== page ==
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Marquette Wire

The student news site of Marquette University

Marquette Wire

The student news site of Marquette University

Marquette Wire

This summer brings new activities and opportunities for MU students

Popsicles and playgrounds once defined the summers of the past. Now, after finals wrap up Marquette students will take a break from classes and abandon these classic traditions to spend their summers in different ways.

Furthering Careers

Kelly Mackey, a fifth-year physical therapy student, will travel to Seattle, Wash. for a 10-week clinical program at an outpatient sports medicine clinic. She will drive out to Washington before working.

“I’m looking forward to going somewhere new,” Mackey said. “But am nervous about working full-time with no pay.”

She will work with patients in the clinic in conjunction with physical therapists and will slowly become more independent in her work.

Jim Isaacs, a junior in the College of Business Administration, will be a product analyst intern in Milwaukee with Associated Bank this summer.

“I am excited to take my previous internship experience and apply it in a new setting,” Isaacs said. Isaacs also said he looks forward to spending the summer in Milwaukee.

Working Hard for the Money

Bobby Heffernan, a freshman in the College of Health Sciences, said he is working at his own landscaping company, GotMulch? for a fifth summer. Heffernan said he started the company during high school after he landscaped his own yard.

“I thought, ‘why can’t I (landscape) for others and make money?’” Heffernan said. He now employs three other students.

Heffernan said he is not looking forward to having to get up early for work.

Luke Krajcik, a freshman in the College of Education, will spend his days working at Panera Bread and Pet World in his hometown of Menomonee Falls, Wis.

“Bunnies or bagels, I can hook you up,” Krajcik said.

Although he enjoys working with customers behind the register and on the floor, Krajcik said he is most looking forward to earning money.

Grace Brielmaier, a sophomore in the College of Education, will spend her summer outside as a lifeguard and also as a nanny.

Brielmaier has been a lifeguard at her local pool for the last four years and also teaches swimming lessons.

She will nanny for two girls aged eight and nine.

“I drive them to activities and try to get them outside,” Brielmaier said. “They always want to play computer games.”

Courtney Kronschnabel, a freshman in the College of Business Administration, will be a camp counselor at Camp Foley, where she has been a camper for the last 10 years. The camp is located in Pine River, Minn.

“The camp has made me who I am,” Kronschnabel said. “Being a counselor is just the next step.”

She will teach sailing and lacrosse at the camp.

“I love sharing my passion for sailing with other people,” she said. “A lot of people don’t take the opportunity to learn how to sail.”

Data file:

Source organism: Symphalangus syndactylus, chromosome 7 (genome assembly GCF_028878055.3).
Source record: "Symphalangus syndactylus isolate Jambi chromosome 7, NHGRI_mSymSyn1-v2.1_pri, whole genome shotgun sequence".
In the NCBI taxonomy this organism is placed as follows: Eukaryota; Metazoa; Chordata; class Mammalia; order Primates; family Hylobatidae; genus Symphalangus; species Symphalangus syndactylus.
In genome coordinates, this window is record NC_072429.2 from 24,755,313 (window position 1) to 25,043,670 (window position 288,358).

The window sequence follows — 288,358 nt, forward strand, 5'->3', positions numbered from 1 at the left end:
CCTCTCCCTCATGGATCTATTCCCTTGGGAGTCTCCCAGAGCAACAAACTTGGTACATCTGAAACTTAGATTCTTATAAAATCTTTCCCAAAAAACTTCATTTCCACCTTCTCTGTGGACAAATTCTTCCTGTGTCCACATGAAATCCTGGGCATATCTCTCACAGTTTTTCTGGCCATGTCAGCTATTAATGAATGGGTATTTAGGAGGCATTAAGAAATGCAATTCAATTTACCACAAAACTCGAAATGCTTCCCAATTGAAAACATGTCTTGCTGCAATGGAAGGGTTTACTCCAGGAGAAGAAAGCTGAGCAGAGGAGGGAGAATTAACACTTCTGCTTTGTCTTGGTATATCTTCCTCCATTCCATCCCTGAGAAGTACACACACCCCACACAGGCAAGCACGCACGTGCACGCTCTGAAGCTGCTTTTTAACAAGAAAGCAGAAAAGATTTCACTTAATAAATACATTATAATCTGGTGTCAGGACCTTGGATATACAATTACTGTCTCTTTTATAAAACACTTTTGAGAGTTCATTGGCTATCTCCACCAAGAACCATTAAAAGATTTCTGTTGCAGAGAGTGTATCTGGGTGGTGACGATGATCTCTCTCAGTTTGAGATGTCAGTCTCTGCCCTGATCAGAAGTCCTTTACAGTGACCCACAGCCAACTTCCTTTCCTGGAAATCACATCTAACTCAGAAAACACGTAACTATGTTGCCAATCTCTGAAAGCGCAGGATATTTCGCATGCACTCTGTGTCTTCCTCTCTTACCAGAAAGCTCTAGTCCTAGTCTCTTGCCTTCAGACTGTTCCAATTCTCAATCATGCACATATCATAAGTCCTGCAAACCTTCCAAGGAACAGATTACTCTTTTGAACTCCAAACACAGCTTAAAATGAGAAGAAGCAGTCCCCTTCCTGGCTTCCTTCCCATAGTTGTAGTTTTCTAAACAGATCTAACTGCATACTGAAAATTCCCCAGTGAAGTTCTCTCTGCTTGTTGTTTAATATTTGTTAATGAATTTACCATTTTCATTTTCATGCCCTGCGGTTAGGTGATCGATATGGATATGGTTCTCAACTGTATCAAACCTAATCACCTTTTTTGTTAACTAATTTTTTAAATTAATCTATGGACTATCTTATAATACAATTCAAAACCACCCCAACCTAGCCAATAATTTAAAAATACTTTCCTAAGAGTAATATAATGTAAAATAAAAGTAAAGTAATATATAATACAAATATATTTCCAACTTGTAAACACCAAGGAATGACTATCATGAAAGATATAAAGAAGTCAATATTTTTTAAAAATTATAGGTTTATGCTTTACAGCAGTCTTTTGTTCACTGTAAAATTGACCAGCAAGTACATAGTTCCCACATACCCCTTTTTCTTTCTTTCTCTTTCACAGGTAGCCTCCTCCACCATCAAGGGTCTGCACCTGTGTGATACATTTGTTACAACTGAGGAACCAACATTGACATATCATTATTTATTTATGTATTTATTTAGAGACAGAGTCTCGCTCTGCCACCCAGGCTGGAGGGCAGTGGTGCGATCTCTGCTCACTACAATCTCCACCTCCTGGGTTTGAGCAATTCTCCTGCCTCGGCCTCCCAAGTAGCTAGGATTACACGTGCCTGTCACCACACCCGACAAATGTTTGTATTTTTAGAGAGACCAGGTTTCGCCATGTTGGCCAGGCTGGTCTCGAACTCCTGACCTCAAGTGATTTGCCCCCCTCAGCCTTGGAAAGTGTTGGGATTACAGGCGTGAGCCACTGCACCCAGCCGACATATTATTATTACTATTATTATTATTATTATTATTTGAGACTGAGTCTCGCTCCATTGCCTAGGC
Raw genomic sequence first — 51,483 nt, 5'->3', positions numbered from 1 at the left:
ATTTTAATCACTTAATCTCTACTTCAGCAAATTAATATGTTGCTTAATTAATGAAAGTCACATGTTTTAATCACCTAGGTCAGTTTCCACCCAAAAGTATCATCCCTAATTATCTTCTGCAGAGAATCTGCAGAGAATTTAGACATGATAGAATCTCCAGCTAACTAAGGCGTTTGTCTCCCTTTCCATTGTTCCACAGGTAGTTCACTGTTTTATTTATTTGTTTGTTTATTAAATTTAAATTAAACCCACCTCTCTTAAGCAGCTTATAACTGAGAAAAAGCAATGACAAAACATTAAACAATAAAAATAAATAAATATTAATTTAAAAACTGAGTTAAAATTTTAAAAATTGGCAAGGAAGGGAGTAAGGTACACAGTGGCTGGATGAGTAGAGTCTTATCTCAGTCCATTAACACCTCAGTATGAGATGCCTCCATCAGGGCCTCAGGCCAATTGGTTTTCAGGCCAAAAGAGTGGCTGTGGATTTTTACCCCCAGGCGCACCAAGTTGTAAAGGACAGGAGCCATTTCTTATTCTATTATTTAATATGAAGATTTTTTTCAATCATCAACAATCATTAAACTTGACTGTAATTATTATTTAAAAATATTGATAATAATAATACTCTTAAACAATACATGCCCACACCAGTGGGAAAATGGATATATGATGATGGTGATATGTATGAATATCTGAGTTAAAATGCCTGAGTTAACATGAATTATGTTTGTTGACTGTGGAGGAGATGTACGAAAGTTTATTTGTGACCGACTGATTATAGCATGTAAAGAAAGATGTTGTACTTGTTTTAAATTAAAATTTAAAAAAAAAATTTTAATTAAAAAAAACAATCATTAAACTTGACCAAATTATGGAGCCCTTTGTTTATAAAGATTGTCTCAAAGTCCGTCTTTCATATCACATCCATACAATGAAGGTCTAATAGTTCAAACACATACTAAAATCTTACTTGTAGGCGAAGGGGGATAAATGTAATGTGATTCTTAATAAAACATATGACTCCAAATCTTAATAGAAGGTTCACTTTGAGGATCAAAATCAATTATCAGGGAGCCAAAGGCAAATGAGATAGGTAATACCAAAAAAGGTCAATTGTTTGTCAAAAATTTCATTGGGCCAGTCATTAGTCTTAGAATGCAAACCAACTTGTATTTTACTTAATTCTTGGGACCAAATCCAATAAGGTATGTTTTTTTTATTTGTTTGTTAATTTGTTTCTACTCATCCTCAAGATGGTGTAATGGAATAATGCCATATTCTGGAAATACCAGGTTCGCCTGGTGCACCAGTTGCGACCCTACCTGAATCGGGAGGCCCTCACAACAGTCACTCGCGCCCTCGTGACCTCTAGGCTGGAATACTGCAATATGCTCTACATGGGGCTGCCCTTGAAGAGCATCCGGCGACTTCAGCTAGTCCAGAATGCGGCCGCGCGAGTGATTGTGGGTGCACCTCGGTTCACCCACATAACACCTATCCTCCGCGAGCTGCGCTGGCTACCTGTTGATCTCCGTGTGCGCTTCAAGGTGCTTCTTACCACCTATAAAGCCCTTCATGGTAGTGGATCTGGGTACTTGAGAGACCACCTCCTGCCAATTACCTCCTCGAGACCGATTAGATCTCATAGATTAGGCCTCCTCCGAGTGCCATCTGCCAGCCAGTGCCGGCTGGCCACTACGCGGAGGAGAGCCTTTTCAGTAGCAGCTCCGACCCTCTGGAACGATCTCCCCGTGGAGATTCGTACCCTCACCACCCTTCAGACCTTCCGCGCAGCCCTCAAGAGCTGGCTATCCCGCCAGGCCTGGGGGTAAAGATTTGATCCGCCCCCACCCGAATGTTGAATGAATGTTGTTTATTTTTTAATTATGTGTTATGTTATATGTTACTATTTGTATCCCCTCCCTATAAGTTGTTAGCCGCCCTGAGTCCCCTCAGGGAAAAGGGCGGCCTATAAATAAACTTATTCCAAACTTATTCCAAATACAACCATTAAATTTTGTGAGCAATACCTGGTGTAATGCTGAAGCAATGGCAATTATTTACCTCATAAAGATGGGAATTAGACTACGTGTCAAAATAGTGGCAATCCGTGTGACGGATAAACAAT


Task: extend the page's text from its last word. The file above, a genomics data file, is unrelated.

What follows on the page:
Kronschnabel will be at the overnight camp from May through August.

“I am basically stuck there the whole summer,” she said.


Aliza McKamey, a junior in the College of Engineering, is going to improve her circus skills.

McKamey will take circus classes in Minnesota twice a week over the summer.

She said her favorite circus act to perform is the Spanish web, an aerial circus skill in which the performer secures a long braided rope suspended overhead around her ankle or wrist and hangs freely.

“The feeling when you are able to completely master a skill is amazing,” McKamey said. She has been practicing circus for three years.


Cody McNeil, a freshman in the College of Engineering, will travel with Navy ROTC to San Diego, Calif., for a four-week training seminar.

McNeil said he will sample future navy careers while living on base with NROTC members from around the country. They will learn about submarines, aviation, surface warfare and the marines.

“I’m looking forward to meeting other midshipmen and learning what it’s like to be in fleet,” McNeil said.

Nick Vukmir, a sophomore in the College of Business Administration, will travel to Bosnia with the Army ROTC. He is the only Marquette student traveling there, although nine other Marquette students in his battalion will travel abroad.

Vukmir will live on a U.S. military base in Bosnia for a month.

“They don’t really tell you what you will be doing,” Vukmir said. “They said to be ready for physical fitness.”


Sarah Thiry, a sophomore in the College of Nursing will travel to the Dominican Republic through Creighton University’s Institute for Latin American Concern. Thiry will work with a team of physicians, medical students, pharmacists and dental students operating a clinic where she will focus on women’s health issues.

“I will be educating the women and young women on topics such as awareness of physical and sexual abuse in addition to personal health and physical fitness,” Thiry said.

Thiry said she is most excited to be building relationships with the people in the village she will be working and get more in touch with the world around her.


Molly Milota, a senior in the College of Arts & Sciences, will graduate with an English degree. Milota will move to Kansas in July to start graduate school at Kansas State University for college student development.

“I’m not excited about leaving Milwaukee, but I am ready for something new,” Milota said.

Meg Goeden, a senior in the College of Engineering, will graduate and move back home to Saukville, Wis. this summer and start looking for a real job. In the meantime, she will work at a grocery store.

“I want to find a job with a new experience where I can expand my education,” Goeden said.

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